The police begin the laborious task of interviewing citizens who had loved ones disappear around that time.

The procedural is relieved somewhat by glimpses into Erlendur’s personal life in the form of his grown son and lady friend. Particularly poignant is his son’s discovery that Erlendur lost his brother in rural Iceland years before thereby giving a focus to the detective’s fascination with missing persons cases. 

Meanwhile, a series of flashbacks reveal the past interactions of young Icelandic students sent to East Germany for indoctrination into the communist agenda.

The story does provide a good mystery in a very traditional format. The translation is excellent and there appears to little difficulty grasping the concepts translated into English.

However, this is very heavy reading and while providing good insight into the culture and criminal genre of Iceland, the reading can be more scholarly than entertaining at times. One such section is from the discovery of the skeleton onward for thirty or so pages. If the reader continues past this part, they are rewarded with an increasingly engrossing tale.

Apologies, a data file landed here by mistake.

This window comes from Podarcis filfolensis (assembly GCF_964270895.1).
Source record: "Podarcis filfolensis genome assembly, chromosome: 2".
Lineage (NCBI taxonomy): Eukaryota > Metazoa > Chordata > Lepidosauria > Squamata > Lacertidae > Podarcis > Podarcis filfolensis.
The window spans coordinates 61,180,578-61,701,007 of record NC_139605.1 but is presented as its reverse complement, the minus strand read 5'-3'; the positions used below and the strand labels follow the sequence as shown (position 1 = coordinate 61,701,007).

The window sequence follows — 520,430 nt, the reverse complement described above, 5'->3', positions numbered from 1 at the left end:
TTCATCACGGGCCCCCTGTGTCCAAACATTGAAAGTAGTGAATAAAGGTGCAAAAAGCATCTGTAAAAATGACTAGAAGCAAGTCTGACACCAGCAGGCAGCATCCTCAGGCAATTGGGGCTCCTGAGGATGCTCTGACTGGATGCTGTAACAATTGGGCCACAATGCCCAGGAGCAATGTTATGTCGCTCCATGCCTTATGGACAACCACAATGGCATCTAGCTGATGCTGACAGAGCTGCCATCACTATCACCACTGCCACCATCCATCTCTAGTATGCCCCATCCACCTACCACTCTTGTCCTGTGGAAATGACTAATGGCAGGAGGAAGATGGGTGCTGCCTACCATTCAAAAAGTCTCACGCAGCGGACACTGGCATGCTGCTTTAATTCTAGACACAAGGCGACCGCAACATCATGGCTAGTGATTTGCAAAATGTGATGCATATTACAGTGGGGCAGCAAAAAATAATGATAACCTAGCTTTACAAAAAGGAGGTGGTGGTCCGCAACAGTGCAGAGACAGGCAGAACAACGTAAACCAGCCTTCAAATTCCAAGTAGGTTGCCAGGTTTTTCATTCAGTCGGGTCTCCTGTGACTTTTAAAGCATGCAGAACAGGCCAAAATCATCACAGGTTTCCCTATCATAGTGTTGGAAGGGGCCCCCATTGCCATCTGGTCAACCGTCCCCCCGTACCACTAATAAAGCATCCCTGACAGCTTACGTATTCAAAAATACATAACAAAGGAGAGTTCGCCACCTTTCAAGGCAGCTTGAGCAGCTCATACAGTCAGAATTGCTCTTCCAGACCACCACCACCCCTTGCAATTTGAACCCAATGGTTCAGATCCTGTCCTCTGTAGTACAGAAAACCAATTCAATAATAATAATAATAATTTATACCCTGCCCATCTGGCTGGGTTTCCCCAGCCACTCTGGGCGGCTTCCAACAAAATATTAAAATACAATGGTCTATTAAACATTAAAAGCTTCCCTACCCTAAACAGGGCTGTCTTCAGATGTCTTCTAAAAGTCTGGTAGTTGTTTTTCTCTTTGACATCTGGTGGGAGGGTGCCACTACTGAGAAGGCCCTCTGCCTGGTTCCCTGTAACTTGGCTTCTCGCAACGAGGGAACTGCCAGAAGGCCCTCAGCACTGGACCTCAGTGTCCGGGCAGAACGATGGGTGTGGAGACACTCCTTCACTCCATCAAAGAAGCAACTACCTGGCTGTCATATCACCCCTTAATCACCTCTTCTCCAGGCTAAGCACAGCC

The Good Mayor by Andrew Nicoll

Publisher: Bantam Books  ISBN 978 0 385 34312 1

Reviewed by Karen Treanor, New Mystery Reader

Tibo Krovic has been the mayor of Dot for many years.  (Dot seems to be somewhere between Estonia and Middle-earth.)  For much of that time, he has had a prettily plump secretary, Agathe Stopak, whom he worships from a safe distance.  He thinks it is his secret, but most of the small city knows, and wonders when, if ever, he will act on his deepest desires. 

Agathe is unhappily married to a man who never recovered from the death of their baby.  He refuses to take the chance of losing another child, and so has withheld marital intimacy from Agathe, who is ripe for romance. When it is not forthcoming from the besotted Tibo, she falls into the predatory arms of Hektor, the local artist and layabout.  Being a good woman, she can’t accept that it’s sheer animal need that’s driven her to Hektor, but rather it’s a grand passion. She sticks to him through thick and thin—mostly thin—even when he beats her and takes all her money and run around with loose women.  The only character who’s happy with this situation is Agathe’s cat, who delights in the adventures he’s experiencing in his new home on Canal Street.